He added that "no tax should endanger national unity" and the "violence must stop".
Prime Minister Edouard Philippe said 65,000 security personnel would be deployed across the country on that day to keep the peace. "We need a new representative body", said Chalencon, who has been criticized for postings on social media that some have seen as anti-Muslim.
The ISF was replaced with a less onerous tax on property holdings with a combined valued of more than €1.3m - though it excluded investments in property shares. Philippe said the increase would go into effect six months later.
On Tuesday, the government agreed to suspend the fuel tax rise for six months. Macron's move was "on the right path but, in my opinion, it will not fundamentally change the movement", she said.
Paris and other parts of the country have been hit by the protests from the "yellow vest" demonstrators, who have turned out in the thousands to protest the fuel tax hike in recent weeks - with protests frequently escalating into violent riots and clashes with police.
According to French journalist Agnès C. Poirier, both far-right leader Marine Le Pen and Jean-Luc Mélenchon, leader of the left-wing group France Unbowed, have tried to link themselves to the Yellow Vest movement-but their attempts have been rebuffed.
Police have come under criticism for failing to prevent damage to the Arc de Triomphe and stores along the famed Champs-Elysees in central Paris, as well as for violence against protesters.
The protest on Saturday 1 December descended into the worst rioting seen in decades, with hundreds of injuries and arrests.
France's "complex and rigid labor laws are a major deterrent to employment growth", notes the Index of Economic Freedom, which ranks France at an unimpressive 71 and only "moderately free" in economic terms.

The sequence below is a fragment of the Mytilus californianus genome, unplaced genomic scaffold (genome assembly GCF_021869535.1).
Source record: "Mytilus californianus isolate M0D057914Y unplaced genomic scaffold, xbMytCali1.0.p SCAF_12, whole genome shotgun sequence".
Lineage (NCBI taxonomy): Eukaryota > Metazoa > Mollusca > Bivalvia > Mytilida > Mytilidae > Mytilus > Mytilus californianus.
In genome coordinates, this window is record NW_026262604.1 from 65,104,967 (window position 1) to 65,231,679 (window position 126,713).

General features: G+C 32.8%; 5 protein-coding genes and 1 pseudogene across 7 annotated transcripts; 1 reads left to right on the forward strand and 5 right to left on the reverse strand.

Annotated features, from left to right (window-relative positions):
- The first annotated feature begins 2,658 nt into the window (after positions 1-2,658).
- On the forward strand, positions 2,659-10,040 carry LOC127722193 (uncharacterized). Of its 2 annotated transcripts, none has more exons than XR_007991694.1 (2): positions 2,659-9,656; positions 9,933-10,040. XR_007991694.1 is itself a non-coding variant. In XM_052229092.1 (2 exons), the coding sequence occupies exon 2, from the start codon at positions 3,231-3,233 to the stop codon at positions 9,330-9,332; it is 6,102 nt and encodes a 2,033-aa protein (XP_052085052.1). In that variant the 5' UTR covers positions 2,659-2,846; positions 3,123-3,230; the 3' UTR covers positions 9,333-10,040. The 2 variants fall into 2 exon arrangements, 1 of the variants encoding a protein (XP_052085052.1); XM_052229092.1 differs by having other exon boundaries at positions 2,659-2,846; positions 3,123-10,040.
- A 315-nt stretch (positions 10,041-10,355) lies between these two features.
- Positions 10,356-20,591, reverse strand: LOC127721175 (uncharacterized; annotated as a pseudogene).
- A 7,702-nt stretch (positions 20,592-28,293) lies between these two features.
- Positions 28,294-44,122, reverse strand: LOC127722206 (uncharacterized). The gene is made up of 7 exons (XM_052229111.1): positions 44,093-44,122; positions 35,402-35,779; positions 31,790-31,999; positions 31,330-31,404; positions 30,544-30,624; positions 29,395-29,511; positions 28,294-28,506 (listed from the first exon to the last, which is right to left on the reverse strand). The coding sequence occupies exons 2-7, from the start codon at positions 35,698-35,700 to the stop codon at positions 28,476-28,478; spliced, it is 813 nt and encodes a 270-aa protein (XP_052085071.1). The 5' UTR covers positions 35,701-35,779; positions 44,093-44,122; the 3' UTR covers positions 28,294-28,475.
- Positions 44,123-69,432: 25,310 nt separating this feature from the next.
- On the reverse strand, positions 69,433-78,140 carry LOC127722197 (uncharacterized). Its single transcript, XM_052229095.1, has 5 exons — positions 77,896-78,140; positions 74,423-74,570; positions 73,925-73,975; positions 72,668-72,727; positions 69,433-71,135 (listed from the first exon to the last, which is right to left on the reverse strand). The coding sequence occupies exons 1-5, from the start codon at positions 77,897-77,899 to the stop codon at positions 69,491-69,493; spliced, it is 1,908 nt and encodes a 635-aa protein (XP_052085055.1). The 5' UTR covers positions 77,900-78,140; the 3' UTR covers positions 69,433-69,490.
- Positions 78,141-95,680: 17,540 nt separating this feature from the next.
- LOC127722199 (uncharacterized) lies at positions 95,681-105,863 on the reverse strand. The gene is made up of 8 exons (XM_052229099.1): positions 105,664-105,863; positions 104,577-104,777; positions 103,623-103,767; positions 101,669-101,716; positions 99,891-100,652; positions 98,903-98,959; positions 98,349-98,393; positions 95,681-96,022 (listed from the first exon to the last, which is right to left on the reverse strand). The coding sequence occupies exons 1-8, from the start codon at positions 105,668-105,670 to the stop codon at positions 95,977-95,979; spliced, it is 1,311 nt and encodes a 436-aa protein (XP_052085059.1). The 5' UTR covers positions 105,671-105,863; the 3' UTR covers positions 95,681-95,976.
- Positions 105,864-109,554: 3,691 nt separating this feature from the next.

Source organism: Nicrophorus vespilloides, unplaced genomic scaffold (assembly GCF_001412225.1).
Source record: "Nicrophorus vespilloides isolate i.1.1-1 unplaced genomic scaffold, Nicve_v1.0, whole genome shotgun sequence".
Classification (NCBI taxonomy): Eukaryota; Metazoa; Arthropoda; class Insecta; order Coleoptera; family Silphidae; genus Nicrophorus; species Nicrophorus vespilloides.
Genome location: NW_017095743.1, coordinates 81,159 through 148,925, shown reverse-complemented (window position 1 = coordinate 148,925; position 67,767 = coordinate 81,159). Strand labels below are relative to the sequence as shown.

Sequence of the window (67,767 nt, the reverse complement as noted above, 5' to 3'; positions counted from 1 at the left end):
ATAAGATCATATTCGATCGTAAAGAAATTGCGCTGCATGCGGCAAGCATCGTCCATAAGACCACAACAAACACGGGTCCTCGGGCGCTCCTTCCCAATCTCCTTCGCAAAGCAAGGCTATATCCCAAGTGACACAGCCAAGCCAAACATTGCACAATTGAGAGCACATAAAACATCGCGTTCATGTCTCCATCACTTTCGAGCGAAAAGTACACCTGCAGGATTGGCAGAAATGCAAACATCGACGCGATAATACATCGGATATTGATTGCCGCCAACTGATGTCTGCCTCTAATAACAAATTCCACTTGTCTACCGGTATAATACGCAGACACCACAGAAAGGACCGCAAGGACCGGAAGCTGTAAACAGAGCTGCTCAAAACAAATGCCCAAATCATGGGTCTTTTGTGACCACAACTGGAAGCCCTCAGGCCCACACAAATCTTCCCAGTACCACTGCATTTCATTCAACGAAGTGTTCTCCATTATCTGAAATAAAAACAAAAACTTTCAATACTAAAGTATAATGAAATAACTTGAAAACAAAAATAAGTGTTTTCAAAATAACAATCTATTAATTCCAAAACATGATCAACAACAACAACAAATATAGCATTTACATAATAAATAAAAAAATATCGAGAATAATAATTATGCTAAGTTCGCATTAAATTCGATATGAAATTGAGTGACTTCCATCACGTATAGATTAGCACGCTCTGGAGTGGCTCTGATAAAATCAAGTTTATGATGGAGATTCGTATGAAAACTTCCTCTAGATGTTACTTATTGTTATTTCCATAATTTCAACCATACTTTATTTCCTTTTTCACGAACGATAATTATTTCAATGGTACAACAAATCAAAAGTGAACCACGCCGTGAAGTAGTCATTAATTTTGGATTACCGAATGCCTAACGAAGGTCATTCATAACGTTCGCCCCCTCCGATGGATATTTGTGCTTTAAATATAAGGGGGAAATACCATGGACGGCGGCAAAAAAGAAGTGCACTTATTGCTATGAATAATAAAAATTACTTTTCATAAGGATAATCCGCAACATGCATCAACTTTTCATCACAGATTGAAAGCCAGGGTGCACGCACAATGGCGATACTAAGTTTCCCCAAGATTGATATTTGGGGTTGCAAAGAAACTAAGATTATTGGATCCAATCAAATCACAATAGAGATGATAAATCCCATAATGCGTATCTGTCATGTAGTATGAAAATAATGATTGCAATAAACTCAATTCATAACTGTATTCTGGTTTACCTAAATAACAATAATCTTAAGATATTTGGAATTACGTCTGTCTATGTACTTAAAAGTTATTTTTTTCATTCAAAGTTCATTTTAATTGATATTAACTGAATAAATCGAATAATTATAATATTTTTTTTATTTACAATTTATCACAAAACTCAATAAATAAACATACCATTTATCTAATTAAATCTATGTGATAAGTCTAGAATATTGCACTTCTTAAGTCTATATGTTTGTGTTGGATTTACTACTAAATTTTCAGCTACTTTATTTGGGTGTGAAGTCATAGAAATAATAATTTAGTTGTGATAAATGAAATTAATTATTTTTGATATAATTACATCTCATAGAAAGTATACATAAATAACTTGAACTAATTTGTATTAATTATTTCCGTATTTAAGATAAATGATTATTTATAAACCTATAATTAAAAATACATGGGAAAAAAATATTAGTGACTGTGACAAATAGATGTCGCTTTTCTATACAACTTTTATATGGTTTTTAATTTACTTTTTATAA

Wednesday's survey showed some 68 percent of French people think freezing fuel taxes will not boost their purchasing power, while 54 percent think freezing gas and electricity prices will not help.
But his brash style alienated some voters and changes to a tax to reduce the burden on the wealthy earned him the label "president of the rich".
The backpedaling by President Emmanuel Macron's government appeared created to calm the nation three days after the worst unrest on the streets of Paris in decades.
But broader discontent with the government has spread, and protests have erupted over several other issues.
If Macron had bothered to recall past populist eruptions against the burdensome and ravenous state, he might have avoided the street violence of recent weeks, as well as the potentially risky political baggage that seems to inevitably adhere to these uprisings. "I'm calling this government to resign", Valette said.
Some officials, however, hope that the lack of clear leadership will lead the movement to break apart.
The French government signalled on Wednesday that it was prepared to make further concessions to "yellow vest" protesters, even raising a possible rollback on a controversial move to cut taxes for high earners past year. George Grow was the editor.
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